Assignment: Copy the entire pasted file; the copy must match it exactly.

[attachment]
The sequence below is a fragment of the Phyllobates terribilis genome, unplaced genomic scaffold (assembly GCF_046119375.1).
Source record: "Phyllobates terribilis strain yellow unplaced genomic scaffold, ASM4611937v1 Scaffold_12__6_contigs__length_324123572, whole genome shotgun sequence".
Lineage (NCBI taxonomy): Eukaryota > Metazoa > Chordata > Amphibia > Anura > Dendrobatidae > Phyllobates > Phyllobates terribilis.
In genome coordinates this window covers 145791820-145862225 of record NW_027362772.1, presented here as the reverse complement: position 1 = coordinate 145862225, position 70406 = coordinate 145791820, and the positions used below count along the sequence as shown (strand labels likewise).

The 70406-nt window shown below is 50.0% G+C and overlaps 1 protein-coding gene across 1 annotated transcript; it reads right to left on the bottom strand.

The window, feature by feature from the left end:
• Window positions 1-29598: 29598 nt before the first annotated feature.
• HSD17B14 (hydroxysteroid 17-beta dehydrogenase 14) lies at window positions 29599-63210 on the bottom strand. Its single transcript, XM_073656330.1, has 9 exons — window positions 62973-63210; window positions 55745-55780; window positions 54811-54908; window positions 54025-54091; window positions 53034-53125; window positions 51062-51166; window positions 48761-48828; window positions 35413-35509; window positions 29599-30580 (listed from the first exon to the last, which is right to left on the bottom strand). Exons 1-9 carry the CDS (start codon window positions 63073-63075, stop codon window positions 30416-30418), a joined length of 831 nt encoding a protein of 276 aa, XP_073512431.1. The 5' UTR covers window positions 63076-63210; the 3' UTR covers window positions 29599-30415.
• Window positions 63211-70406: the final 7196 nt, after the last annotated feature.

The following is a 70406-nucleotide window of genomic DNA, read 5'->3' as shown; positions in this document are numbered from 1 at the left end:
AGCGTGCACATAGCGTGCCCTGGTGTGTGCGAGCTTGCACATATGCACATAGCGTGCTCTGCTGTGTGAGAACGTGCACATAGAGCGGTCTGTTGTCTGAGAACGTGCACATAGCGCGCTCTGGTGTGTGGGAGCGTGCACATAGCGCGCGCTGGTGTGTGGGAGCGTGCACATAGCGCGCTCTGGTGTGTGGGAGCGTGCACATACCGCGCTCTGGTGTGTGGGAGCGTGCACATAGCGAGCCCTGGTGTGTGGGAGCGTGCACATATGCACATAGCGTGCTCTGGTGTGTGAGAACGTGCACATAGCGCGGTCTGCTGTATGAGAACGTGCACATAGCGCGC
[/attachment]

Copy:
The sequence below is a fragment of the Phyllobates terribilis genome, unplaced genomic scaffold (assembly GCF_046119375.1).
Source record: "Phyllobates terribilis strain yellow unplaced genomic scaffold, ASM4611937v1 Scaffold_12__6_contigs__length_324123572, whole genome shotgun sequence".
Lineage (NCBI taxonomy): Eukaryota > Metazoa > Chordata > Amphibia > Anura > Dendrobatidae > Phyllobates > Phyllobates terribilis.
In genome coordinates this window covers 145791820-145862225 of record NW_027362772.1, presented here as the reverse complement: position 1 = coordinate 145862225, position 70406 = coordinate 145791820, and the positions used below count along the sequence as shown (strand labels likewise).

The 70406-nt window shown below is 50.0% G+C and overlaps 1 protein-coding gene across 1 annotated transcript; it reads right to left on the bottom strand.

The window, feature by feature from the left end:
• Window positions 1-29598: 29598 nt before the first annotated feature.
• HSD17B14 (hydroxysteroid 17-beta dehydrogenase 14) lies at window positions 29599-63210 on the bottom strand. Its single transcript, XM_073656330.1, has 9 exons — window positions 62973-63210; window positions 55745-55780; window positions 54811-54908; window positions 54025-54091; window positions 53034-53125; window positions 51062-51166; window positions 48761-48828; window positions 35413-35509; window positions 29599-30580 (listed from the first exon to the last, which is right to left on the bottom strand). Exons 1-9 carry the CDS (start codon window positions 63073-63075, stop codon window positions 30416-30418), a joined length of 831 nt encoding a protein of 276 aa, XP_073512431.1. The 5' UTR covers window positions 63076-63210; the 3' UTR covers window positions 29599-30415.
• Window positions 63211-70406: the final 7196 nt, after the last annotated feature.

The following is a 70406-nucleotide window of genomic DNA, read 5'->3' as shown; positions in this document are numbered from 1 at the left end:
AGCGTGCACATAGCGTGCCCTGGTGTGTGCGAGCTTGCACATATGCACATAGCGTGCTCTGCTGTGTGAGAACGTGCACATAGAGCGGTCTGTTGTCTGAGAACGTGCACATAGCGCGCTCTGGTGTGTGGGAGCGTGCACATAGCGCGCGCTGGTGTGTGGGAGCGTGCACATAGCGCGCTCTGGTGTGTGGGAGCGTGCACATACCGCGCTCTGGTGTGTGGGAGCGTGCACATAGCGAGCCCTGGTGTGTGGGAGCGTGCACATATGCACATAGCGTGCTCTGGTGTGTGAGAACGTGCACATAGCGCGGTCTGCTGTATGAGAACGTGCACATAGCGCGC